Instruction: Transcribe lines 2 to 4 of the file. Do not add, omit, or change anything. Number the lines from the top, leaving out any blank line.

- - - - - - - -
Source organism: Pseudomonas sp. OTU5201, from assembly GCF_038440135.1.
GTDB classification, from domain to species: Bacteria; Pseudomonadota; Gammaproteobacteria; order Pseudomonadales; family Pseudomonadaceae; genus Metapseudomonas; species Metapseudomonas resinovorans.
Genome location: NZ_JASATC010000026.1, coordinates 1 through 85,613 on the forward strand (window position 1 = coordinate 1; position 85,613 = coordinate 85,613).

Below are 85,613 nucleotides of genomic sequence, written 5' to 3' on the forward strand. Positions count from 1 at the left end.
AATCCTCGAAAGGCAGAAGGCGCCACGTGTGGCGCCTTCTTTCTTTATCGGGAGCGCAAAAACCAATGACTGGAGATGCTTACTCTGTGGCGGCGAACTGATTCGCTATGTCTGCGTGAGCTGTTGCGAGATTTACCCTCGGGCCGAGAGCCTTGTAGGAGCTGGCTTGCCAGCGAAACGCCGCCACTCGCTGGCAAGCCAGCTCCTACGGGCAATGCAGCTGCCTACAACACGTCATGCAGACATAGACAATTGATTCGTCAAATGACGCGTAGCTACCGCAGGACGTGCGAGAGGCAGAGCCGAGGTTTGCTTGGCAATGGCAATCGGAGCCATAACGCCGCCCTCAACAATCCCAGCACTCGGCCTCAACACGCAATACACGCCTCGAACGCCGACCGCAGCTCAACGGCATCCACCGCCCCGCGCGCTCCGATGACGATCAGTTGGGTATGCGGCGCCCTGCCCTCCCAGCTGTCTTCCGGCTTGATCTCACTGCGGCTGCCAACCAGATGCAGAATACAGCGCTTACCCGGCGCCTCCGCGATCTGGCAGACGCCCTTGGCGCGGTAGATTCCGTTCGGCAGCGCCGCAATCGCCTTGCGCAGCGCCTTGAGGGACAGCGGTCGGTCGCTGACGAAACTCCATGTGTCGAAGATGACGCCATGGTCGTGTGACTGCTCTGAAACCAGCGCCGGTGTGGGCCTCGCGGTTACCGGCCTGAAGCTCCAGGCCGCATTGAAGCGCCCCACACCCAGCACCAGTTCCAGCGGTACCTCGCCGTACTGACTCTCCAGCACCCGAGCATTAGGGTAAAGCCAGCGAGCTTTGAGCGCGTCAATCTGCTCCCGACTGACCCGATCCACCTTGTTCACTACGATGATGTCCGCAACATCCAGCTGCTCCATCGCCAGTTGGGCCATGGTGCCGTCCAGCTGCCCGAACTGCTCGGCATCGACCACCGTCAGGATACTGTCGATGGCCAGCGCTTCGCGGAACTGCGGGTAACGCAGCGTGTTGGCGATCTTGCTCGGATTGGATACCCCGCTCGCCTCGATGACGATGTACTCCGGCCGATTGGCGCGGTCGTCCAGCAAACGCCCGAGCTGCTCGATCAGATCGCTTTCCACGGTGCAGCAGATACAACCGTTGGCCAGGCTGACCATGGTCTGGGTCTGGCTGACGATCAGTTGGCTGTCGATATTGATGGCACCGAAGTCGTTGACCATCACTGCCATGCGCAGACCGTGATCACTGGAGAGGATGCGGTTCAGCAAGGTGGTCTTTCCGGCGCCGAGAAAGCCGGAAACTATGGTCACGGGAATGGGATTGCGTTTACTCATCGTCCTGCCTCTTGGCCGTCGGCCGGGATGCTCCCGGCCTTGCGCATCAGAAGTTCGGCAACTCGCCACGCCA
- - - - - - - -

GTDB classification, from domain to species: Bacteria; Pseudomonadota; Gammaproteobacteria; order Pseudomonadales; family Pseudomonadaceae; genus Metapseudomonas; species Metapseudomonas resinovorans.
Genome location: NZ_JASATC010000026.1, coordinates 1 through 85,613 on the forward strand (window position 1 = coordinate 1; position 85,613 = coordinate 85,613).

Below are 85,613 nucleotides of genomic sequence, written 5' to 3' on the forward strand. Positions count from 1 at the left end.